Intel might still have faster single core performance. But don't forget that we are talking about 7nm process and some pretty good architectural improvements. So if Intel gives 5% performance over AMD then I won't count that as faster at all. Things would get totally uncomfortable for Intel when 64 cores of AMD goes against it on multithreaded workloads and that too being far cheaper in price as in the past. Intel is Indeed going to be in trouble...they are already troubled looking at the 9900x which isn't that great considering the thermals, price. Their only advantage was with the optimized process that deliver higher clocks and we can see that a 9900x is just a 8700K with more cores using better manufacturing process to get more clocks. Although very fast, it is just a desperate attempt to defend against AMD onslaught.
Posted on Reply
#17
efikkan
qcmadness said:

AMD Zen: 4x 128-bit FPU
AMD Zen 2: 4x 256-bit FPU (double FP width)

Unless Intel could do 4x 512-bit AVX, how could Intel maintain 2x advantage AVX workload over Zen 2?
SIMD units usually don't work that way, they are often split up for power gating and balancing. Zen 2 will have 2× 256-bit MUL and 2× 256-bit ADD (and one FMA??)
Skylake-X/SP have 2× 512-bit MUL, 2× 512-bit ADD and 2× 512-bit FMA. Except for uncertain details of the execution ports, this is ~2× max throughput.
Posted on Reply
#18
qcmadness
efikkan said:
SIMD units usually don't work that way, they are often split up for power gating and balancing. Zen 2 will have 2× 256-bit MUL and 2× 256-bit ADD (and one FMA??)
Skylake-X/SP have 2× 512-bit MUL, 2× 512-bit ADD and 2× 512-bit FMA. Except for uncertain details of the execution ports, this is ~2× max throughput.
Totally wrong.

Zen could do 2x 128-bit MUL and 2x 128-bit ADD, could be fused to 2x 128-bit FMA

https://www.anandtech.com/show/10591/amd-zen-microarchiture-part-2-extracting-instructionlevel-parallelism/4
The FP Unit uses four pipes rather than three on Excavator, and we are told that the latency in Zen is reduced as well for operations (though more information on this will come at a later date). We have two MUL and two ADD in the FP unit, capable of joining to form two 128-bit FMACs, but not one 256-bit AVX.

Doubling that would be 2x 256-bit FMA or 2x 256-bit ADD + 2x256-bit MUL

https://www.anandtech.com/show/11544/intel-skylake-ep-vs-amd-epyc-7000-cpu-battle-of-the-decade/4
On the defensive and not afraid to speak their mind about the competition, Intel likes to emphasize that AMD's Zen core has only two 128-bit FMACs, while Intel's Skylake-SP has two 256-bit FMACs and one 512-bit FMAC. The latter is only useable with AVX-512. On paper at least, it would look like AMD is at a massive disadvantage, as each 256-bit AVX 2.0 instruction can process twice as much data compared to AMD's 128-bit units. Once you use AVX-512 bit, Intel can potentially offer 32 Double Precision floating operations, or 4 times AMD's peak.

For Skylake SP. It has 2x512-bit FMA (Port 0+1 and Port 5) or 2x512-bit ADD / MUL.
Posted on Reply
#19
Flanker
IMO the people who actually buy hardware in these segments should know about which chip suit their application better, better than most of us anyway. They will definitely know which architecture can do their computations more efficiently
Posted on Reply
#20
qcmadness
Flanker said:
IMO the people who actually buy hardware in these segments should know about which chip suit their application better, better than most of us anyway. They will definitely know which architecture can do their computations more efficiently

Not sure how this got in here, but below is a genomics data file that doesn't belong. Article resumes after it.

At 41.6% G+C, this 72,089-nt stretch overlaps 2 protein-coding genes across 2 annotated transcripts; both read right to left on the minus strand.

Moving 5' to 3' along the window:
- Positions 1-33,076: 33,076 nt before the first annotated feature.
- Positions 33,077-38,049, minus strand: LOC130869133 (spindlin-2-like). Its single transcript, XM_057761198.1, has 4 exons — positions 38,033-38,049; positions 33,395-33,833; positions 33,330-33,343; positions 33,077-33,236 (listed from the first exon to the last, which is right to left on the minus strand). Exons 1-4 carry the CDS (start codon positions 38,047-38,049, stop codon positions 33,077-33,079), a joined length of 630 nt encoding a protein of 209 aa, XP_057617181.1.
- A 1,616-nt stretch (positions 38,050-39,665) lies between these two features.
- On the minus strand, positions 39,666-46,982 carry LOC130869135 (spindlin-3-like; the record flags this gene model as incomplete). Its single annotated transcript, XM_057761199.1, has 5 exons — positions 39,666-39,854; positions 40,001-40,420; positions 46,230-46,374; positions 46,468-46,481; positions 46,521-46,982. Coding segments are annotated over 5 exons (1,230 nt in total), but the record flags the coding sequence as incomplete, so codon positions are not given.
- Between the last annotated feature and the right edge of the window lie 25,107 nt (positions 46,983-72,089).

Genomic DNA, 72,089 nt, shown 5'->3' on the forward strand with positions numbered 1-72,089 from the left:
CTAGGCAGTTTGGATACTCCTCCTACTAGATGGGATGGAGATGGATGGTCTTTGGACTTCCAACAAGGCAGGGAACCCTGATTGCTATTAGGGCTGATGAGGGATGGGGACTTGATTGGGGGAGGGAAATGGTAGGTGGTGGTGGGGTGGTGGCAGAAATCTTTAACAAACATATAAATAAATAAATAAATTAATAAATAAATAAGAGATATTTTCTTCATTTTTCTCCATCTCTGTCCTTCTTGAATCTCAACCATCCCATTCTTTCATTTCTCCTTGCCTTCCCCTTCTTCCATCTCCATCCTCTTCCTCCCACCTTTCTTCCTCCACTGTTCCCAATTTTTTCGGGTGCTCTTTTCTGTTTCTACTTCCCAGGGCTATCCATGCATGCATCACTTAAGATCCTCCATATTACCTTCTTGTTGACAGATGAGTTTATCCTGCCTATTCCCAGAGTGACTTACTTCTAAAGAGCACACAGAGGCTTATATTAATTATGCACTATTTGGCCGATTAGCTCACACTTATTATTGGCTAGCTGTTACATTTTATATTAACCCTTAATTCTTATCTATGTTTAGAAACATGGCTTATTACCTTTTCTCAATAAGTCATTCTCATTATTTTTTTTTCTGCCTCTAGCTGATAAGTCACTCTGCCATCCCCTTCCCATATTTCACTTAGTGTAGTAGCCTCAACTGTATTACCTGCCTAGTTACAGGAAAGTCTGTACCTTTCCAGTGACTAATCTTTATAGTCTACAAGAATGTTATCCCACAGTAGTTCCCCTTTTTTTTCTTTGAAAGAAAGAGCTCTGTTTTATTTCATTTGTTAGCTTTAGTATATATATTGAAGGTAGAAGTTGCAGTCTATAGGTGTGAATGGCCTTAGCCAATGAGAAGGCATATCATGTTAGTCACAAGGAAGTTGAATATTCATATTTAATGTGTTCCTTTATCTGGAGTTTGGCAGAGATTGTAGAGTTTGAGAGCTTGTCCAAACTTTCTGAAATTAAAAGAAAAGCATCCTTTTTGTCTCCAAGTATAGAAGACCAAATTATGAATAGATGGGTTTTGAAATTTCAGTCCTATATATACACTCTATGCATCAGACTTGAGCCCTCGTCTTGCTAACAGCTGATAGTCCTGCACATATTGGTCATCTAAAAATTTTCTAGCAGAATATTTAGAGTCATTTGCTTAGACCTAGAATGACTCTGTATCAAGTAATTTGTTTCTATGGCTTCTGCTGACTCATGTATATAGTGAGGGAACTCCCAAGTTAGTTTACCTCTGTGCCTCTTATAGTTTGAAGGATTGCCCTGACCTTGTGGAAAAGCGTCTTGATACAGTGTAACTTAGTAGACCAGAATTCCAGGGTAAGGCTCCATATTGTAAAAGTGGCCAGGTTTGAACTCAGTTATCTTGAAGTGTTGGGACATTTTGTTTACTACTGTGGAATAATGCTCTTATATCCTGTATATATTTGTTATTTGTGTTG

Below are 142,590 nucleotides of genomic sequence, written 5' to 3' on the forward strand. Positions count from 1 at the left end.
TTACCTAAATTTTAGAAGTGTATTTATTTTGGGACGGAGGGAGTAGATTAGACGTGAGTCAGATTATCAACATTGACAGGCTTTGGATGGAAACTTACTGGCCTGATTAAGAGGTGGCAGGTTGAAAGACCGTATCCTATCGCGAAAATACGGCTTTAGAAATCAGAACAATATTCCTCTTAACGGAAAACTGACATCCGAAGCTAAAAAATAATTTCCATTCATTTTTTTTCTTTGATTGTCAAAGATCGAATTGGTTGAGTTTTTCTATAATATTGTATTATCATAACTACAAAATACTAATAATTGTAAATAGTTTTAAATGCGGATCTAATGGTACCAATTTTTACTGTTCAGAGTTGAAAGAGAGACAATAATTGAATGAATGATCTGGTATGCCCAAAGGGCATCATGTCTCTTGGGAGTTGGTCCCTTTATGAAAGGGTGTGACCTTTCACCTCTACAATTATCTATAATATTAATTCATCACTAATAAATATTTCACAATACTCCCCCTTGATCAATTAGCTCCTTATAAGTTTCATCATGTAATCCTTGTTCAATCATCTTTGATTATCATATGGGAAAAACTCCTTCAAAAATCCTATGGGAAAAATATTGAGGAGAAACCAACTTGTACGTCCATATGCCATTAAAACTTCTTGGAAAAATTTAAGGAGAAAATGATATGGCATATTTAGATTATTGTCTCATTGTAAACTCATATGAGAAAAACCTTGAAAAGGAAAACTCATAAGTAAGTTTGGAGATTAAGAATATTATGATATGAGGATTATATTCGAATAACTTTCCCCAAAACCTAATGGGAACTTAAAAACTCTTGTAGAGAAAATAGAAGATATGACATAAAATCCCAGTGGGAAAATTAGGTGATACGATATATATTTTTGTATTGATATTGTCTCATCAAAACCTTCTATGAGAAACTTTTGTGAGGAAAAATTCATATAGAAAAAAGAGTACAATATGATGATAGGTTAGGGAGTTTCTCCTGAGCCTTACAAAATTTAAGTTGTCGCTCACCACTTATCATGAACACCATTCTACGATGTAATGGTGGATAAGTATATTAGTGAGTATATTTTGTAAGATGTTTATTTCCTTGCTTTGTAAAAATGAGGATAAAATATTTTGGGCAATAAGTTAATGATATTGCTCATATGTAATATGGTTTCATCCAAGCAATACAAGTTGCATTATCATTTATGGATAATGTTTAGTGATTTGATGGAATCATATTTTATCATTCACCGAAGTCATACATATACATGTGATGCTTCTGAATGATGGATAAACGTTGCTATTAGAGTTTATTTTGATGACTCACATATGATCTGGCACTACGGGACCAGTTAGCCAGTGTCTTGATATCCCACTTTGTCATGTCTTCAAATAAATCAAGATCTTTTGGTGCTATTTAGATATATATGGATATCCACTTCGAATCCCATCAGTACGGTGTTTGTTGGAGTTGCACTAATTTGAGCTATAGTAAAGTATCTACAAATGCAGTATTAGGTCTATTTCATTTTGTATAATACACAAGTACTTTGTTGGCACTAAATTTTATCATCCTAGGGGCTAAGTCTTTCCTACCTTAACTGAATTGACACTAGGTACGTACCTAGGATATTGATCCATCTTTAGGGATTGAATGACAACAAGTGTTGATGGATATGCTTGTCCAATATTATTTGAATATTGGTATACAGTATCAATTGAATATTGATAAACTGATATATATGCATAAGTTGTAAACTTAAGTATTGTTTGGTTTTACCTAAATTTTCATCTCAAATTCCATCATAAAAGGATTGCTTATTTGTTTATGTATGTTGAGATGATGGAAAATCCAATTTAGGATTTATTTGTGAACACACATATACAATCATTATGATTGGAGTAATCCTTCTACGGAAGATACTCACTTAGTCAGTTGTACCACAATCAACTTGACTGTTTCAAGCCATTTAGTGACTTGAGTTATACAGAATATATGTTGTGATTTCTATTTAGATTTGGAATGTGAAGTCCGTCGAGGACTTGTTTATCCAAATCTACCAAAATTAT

Intels server will still be the king of transaction-type server such as database server.

For server with less dependent threads such as Virtual Machines, AMD servers will shine versus Intel servers.
Posted on Reply
#21
Vya Domus
qcmadness said:

For Skylake SP. It has 2x512-bit FMA (Port 0+1 and Port 5) or 2x512-bit ADD / MUL.
Skylake SP's AVX advantage is much more frail than people realize. AMD's choice to still not Include AVX 512 (which by the way it is still not a widely used extension) but rather improve their existing implementation avoided a massive power consumption issue (which Intel clearly has a problem with). Rome wont crush Intel's 48 core offering, but it will be damn close and will likely use less power.

Flanker said:
IMO the people who actually buy hardware in these segments should know about which chip suit their application better, better than most of us anyway.
You'd be surprised. Though it may certainly not be prevalent, lack of knowledge and false preconceived notions aren't exactly extinct in that professional environment.
Posted on Reply
#22
Aquinus
Resident Wat-man
If Cascade Lake is still a huge monolithic die, I don't think there is anything for AMD to worry about considering either prices and/or yields are likely to be garbage.
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#23
mak1skav
The word Upstage in the title needs some quotes too.
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#24
hat
Enthusiast
Nephilim666 said:
So they're going to 'upstage' AMD's new 7nm 64 core chip using a new microarchitecture by producing another skylake rehash on 14nm that is essentially two 24-core dies on one package, for undoubtedly a huge amount of money. Yeah nah.
My thoughts exactly...
Posted on Reply
#25
sergionography
TheGuruStud said:
No one will buy it, anyway lol. TCO?
If only what you say was true. For countless times we have seen AMD coming up with competitive or even superior products, yet consumers still end up getting intel. This is especially true in the professional field as most professionals just continue to stick to the "known" brand they are used to rather than actually doing research every time they have a project. It will take AMD about 5 to 10 years of constant product superiority in servers and high performance before this segment notices.